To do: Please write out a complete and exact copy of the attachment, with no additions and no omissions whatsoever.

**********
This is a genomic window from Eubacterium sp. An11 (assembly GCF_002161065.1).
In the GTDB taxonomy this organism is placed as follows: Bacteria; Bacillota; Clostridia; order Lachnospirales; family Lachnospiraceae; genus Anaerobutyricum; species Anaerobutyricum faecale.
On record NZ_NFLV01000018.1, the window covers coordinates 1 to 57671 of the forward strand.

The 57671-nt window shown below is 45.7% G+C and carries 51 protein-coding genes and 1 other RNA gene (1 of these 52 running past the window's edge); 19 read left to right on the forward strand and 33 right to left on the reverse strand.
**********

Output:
This is a genomic window from Eubacterium sp. An11 (assembly GCF_002161065.1).
In the GTDB taxonomy this organism is placed as follows: Bacteria; Bacillota; Clostridia; order Lachnospirales; family Lachnospiraceae; genus Anaerobutyricum; species Anaerobutyricum faecale.
On record NZ_NFLV01000018.1, the window covers coordinates 1 to 57671 of the forward strand.

The 57671-nt window shown below is 45.7% G+C and carries 51 protein-coding genes and 1 other RNA gene (1 of these 52 running past the window's edge); 19 read left to right on the forward strand and 33 right to left on the reverse strand.